It’s Time for New Thinking on Caribbean Airlift

BY KAREEM YARDE
CJ Contributor

As a relatively unexplored topic, I recently wrote a research proposal concerning airline route development in the Caribbean region.

This overarching review suggests that this is certainly a topic which the Caribbean region stands to benefit substantially from. Naturally, a multitude of questions were raised, but one of the more interesting areas for further exploration involves the real challenges associated with route development. Often times one of the most prominent critiques of route development models in the Caribbean is associated with the extent of subsidies.

As a consequence, the status quo is often justified on the basis that the subsidies being provided through Revenue Guarantees and marketing support are necessary to support the significant tourism receipts which are earned as a consequence of the subsidized airlift.

But a cursory review of this juxtaposition might actually offer favorable results. However, like most things, and to borrow a colloquial Barbadian proverb, there’s always “more in the mortar than the pestle”.

This is not to suggest that there is anything inherently wrong with subsidy schemes nor is it intended to berate or chastise any endorsement of such practices.

As with most industries, subsidies have a place, especially to play a facilitative role in development.

Furthermore, subsidy schemes can offer immediate access to inaccessible markets and therefore urgently enhance prospects for market diversification. In the case of a destination traditionally stricken by the effects of seasonal tourism products, subsidies also maintain capacity and support demand during depressed periods.

Marketing support agreements help to ensure brand awareness which can also aid in generating stable demand. In essence, subsidized route development arguably has a place.

Hence, this commentary is instead intended to fuel further discussion in the field of route development, particularly in the context of the idiosyncrasies of the Caribbean region.

It seeks to spur conversation about probable best- fit scenarios and potential avenues for policy improvements region wide in this respect.

Notwithstanding the positive aspects of subsidy-driven route development as highlighted above, I’d like to raise a couple other impacts which are often not explored. It is primarily because of these often-unexamined implications that the region must reorient itself to new and innovative approaches to route development.

For example the carrier being targeted for the airlift has a significant impact on the quality of visitor through factors such as the spending power of the visitor; their brand loyalty as a consequence of the carrier’s loyalty programs; and the source market reach (in terms of capitalising on alliances, networks, interlines, joint venture agreements etc).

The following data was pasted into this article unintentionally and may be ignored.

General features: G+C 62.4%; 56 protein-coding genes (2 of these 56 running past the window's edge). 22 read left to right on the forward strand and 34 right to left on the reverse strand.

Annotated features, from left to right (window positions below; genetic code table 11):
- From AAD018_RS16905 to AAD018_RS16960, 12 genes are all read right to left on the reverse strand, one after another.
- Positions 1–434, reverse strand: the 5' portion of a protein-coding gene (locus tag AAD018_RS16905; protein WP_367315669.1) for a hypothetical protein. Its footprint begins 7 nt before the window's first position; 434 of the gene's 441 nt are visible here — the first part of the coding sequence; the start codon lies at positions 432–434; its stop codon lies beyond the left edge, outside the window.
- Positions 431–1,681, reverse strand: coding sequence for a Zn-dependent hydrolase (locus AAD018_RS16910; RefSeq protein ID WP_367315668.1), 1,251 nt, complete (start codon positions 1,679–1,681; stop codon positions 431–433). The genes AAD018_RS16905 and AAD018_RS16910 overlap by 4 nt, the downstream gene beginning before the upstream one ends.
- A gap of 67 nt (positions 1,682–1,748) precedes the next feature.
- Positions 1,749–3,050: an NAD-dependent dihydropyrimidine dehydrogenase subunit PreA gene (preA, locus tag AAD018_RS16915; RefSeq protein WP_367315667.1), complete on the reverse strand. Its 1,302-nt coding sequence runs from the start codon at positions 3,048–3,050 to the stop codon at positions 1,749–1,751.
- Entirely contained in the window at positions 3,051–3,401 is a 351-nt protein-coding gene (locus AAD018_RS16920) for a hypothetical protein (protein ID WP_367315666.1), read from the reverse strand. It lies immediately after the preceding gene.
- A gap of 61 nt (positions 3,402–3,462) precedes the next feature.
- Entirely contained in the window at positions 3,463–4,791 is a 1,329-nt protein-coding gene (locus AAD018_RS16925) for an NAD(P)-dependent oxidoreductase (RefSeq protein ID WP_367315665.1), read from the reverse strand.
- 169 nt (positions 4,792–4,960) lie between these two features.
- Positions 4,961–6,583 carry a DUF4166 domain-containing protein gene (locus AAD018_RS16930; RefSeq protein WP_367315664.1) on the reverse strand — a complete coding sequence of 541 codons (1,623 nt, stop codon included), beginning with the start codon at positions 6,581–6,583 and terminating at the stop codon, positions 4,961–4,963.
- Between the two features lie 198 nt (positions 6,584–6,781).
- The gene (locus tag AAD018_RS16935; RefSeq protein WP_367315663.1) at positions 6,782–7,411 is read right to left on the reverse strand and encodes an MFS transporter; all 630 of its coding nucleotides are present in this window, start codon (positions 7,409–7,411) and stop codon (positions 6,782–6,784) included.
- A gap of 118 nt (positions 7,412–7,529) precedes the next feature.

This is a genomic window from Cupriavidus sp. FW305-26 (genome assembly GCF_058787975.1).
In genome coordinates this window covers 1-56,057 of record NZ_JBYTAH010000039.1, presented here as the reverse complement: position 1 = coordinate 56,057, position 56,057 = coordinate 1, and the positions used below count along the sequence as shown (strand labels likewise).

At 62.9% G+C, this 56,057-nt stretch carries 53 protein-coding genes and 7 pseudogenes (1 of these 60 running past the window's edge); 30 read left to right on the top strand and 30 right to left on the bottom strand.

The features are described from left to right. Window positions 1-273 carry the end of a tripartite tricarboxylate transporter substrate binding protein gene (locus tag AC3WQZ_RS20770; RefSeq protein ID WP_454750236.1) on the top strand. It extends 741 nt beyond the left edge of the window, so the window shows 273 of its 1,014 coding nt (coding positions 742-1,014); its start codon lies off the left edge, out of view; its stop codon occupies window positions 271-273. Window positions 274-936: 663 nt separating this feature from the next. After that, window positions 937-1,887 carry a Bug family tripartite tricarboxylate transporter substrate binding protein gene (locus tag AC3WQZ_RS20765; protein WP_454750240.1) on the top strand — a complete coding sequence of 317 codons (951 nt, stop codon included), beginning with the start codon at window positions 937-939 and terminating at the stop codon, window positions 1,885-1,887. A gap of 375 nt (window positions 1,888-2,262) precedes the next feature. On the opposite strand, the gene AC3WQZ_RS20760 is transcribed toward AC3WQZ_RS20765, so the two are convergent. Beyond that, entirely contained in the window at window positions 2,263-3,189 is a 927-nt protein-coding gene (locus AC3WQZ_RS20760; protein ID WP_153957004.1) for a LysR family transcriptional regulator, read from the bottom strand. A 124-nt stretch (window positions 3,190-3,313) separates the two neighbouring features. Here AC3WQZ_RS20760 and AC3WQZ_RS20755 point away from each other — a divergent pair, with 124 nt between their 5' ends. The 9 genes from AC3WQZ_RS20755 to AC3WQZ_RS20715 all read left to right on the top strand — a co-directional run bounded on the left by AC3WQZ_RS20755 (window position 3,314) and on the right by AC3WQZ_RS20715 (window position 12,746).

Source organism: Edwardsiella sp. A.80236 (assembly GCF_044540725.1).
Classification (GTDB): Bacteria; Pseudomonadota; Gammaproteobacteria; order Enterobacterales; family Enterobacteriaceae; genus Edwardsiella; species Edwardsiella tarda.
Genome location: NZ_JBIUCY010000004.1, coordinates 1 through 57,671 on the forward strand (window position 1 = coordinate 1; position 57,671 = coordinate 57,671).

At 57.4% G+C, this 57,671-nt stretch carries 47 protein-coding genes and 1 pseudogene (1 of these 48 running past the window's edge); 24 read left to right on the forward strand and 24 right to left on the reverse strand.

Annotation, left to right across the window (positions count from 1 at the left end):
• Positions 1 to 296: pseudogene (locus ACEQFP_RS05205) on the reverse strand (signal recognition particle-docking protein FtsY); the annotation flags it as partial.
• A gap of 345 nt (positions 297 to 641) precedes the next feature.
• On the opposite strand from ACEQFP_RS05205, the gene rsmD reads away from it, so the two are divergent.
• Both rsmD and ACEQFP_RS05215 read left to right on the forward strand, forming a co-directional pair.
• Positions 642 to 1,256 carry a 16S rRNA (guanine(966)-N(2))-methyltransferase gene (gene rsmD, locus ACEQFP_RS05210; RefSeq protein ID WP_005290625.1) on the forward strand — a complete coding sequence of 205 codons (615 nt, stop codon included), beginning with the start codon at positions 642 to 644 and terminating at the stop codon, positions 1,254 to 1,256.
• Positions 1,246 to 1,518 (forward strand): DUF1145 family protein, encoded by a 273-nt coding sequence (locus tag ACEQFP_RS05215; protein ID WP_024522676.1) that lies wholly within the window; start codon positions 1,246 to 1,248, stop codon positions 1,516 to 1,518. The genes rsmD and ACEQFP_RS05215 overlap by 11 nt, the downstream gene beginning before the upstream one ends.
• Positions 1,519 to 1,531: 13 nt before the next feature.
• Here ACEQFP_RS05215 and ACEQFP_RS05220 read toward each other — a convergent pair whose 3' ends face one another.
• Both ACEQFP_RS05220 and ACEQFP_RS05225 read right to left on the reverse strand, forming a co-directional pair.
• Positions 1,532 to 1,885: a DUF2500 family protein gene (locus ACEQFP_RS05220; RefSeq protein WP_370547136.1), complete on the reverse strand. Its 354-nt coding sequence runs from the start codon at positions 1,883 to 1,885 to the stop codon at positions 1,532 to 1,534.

The impact of the latter two are also extremely important facets to consider and their relevance should therefore not be discounted. Additionally, developing airlift is a delicate process which should be done with careful execution to avoid one of the most challenging occurrences with respect to capacity and market access being lost because of unsustainable loads.

It is also important to consider that airlift naturally has an impact on airport performance and hence the route development scheme adopted will impact airport profitability.

We traditionally view air transport policy as tourism policy and hence issues such as these are often not analyzed from an air transport perspective. As attested above, route development is a much broader question than the extent to which a destination is subsidizing a carrier. Hence, when discussing this topic, it is necessary that we consider it from a more holistic perspective to facilitate reasoned and strategic analysis. To our credit, as a region, we have been increasing our use of demand side measures in route development. For even greater benefit though, greater focus on the peculiarities in airlift development as identified above could be had.

In this light, the Caribbean Aviation Meetup to be held in St. Maarten in June of this year presents an opportunity for us as regional stakeholders to engage in this type of discussion.

The conference has been designed with a results oriented focus on air transport and tourism issues.

Its international appeal should also benefit the region through exposure to global experiences.

Further, its presence in St. Maarten and hosting by Princess Juliana International Airport should be advantageous in that it will offer opportunity for other regional stakeholders to examine the cooperation that exists among St. Maarten and its neighboring destinations and strategic partners.

Looking beyond the superficial and truly examining topics such as this in terms of our peculiarities as small island developing states helps to ensure that we can foster regional consensus regarding how we approach such programs.

We have so much more to gain if we seek to learn from each other’s experiences and through developing strategies which are rooted in our characteristics as small island states.

Kareem Yarde is the founder of Tourism Analytical Services. He can be reached at kareemyarde@gmail.com.

 

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